Day 7

Day 7

Old Legs 2018 Tour
Blog Entry 25 - Day 7

Today we rode 145 km from the Cresta Marang in Francistown to a goat paddock on the left just past the middle of nowhere. After 100 km my arse told me it didn’t want to come on this holiday in the first place. And it  now hates me. In fact if my arse was a tattoo artist, it would tattoo the words HATE and HATE on both sets of my knuckles. .

Again the weather was kind with a tail wind and overcast conditions. We made the most of the favorable conditions and our peloton whizzed along at an average of 25 kph, with all of us taking turns working the front. 

We flew two flags on the ride today, me the Zim flag and Bruce the Botswanan flag. The Botswana flag was especially a hit and we rode all day in a cacophony of goodwill with passing truckers and motorists  honking and hooting their support. Please be impressed at my use of the word cacophony.

We love the Botswana feel good. I think it goes hand in hand with having no potholes and no poverty. I want to ride bikes here with President Ed so he can also feel the love. If Botswana next door can do it, so can we. 

What with riding so fast and with all the noise from the truckers, it was difficult to hold be a serious conversation in the peloton. But we did. Mostly we debated the name of rock band we would form, had we been born with even a smidgen of musical talent between us. Dave, that bereft of tone , was only allowed in on the very periphery of the conversation. In the end we decided our rock band would be called Badger and the Broekslangs. I hope to  play the electric triangle. 

The Tour synergy is contagious. In the support vehicle, Ryan and Jenny have found middle ground on Ryan’s  smoking. Ryan is allowed to smoke cigarettes but only when they stop for Jenny to have a wee. Ryan is very concerned that he’s fast becoming a forty a day man. 

Like the Bushmen of the Kalahari,  my strategic fat reserves are stored in my buttocks. Unfortunately I exhausted them in Kadoma and am now losing weight I do not have. 
Spending 6 to 7 hours in the saddle day in day out, trying to eat enough is a battle. But it is proving really good for our marriage. I so look forward to seeing Jenny around every corner. 

Jenny and Ryan are doing a great job of feeding us but fear it is not enough. So Dave and I stopped at some road side traders to buy some high protein and very nutritious mopani worms. The worm sales ladies were big , fat with a polished  sales spiel so had no option but to try one. Scared Dave opted out of his option and so I  ate mopani worms alone. The worms looked really crap and tasted worse.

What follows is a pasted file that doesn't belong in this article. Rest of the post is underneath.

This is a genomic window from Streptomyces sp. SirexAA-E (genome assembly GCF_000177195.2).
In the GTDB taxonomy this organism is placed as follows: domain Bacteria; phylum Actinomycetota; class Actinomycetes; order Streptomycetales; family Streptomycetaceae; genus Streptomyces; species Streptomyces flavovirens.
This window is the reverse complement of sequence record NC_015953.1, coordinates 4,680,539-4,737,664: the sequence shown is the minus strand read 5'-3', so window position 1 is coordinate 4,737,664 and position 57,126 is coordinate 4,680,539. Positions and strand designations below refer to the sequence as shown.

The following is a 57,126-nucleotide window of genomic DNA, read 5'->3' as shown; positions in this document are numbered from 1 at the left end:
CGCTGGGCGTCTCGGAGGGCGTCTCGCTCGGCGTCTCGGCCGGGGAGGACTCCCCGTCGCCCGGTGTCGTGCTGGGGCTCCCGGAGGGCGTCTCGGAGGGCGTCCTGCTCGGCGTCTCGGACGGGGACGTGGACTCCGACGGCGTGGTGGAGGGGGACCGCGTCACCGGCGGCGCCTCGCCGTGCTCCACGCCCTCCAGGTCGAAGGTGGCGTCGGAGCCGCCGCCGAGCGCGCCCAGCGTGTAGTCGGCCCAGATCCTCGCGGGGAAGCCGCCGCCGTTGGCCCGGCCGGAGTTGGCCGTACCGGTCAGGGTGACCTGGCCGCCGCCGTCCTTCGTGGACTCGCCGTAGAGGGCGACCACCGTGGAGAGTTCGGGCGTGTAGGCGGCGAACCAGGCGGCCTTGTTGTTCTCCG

I’d rather eat the very many very dead dogs lying very squashed on the highway that Bruce Fivaz the vet as opposed to Bruce the cyclist has so far shown less than zero inclination to fix them. I told him James Herriot could’ve would’ve  fixed them and got their tails wagging again. I told Bruce he should read more James Herriot books and suck up on empathy and fuzzy warm bedside manner.  Bruce told me to depart  in a sexually explicit manner. 

We walked into the goat paddock just past the middle of nowhere that we now call home at about 15.30,. We mostly walked because the last 2 kms were through thick unridable sand. We’re sharing our goat paddock with a herd of goats and the shepherd guy who gave us permission to camp, falsely as it turned out as we learnt from the farmer / owner who pitched up after we’d finished pitching our tents. Luckily the farmer/ owner is also a Zimbabwean and is letting us stay but he’s going to have a word with the casual employee who gave us the nod. 

It took us about an hour to pitch camp. Dave’s predator proof tent went up very quickly. Which is not surprising because it is so small. It is a one man tent, provided the one man is  short like a dwarf. Bummer for Dave there is only room inside the tent for half his stretcher. When we get to the hungry lions of the Kalahari and because the tent is of sturdy construction, Dave’s top half will be perfectly safe, but his bottom half not so much. 
Tomorrow we have less than 100 kms into Mahalaype. We’ll push them hard so we can have a half day to rest up for 2 timed 160 km plus legs into Gaborone. We’ll be riding into Gabs from Moleopole. Neil McAdam has arranged a group of riders to ride in with us.  

145 was a struggle for me today so I’m hoping that either my Vitamin B jabs or the Mopane worms kick in. 

I googled Sore Arse syndrome and treatment options are limited. Donors permitting, you can go for the very expensive and seldom successful buttock transplant. Or you can numb it with many donations. Our Cimas medical aid won’t cover buttock transplants so please donate, donate,

Transfers to Ecobank Zimbabwe Ltd, Bradfield Branch Bulawayo, 
Account Name: Bulawayo Help Network, Account Number 0041087600345101

Or donate using PayNow visit or 
via Ecocash 0782736879 in the name of Michael Carter. 

Ouwtside Zimbabwe donate through

Until tomorrow, pedal if you can and enjoy 

Eric who ate a worm and lived but only just.

ZANE donations a few facts and figures

ZANE donations a few facts and figures

The saying goes every penny counts. Did you know a small $60 donation will pay for a six month supply of medicine to treat high blood pressure? Have a look at what your donation to our cause ZANE will help cover.

Cape Town Is Calling

Cape Town Is Calling

Cape Town is certainly calling! Perhaps this song by Ossie could be our theme track for the 3,200km we have to cover? 

Share Day 7

TOTAL RAISED $ 8,050.00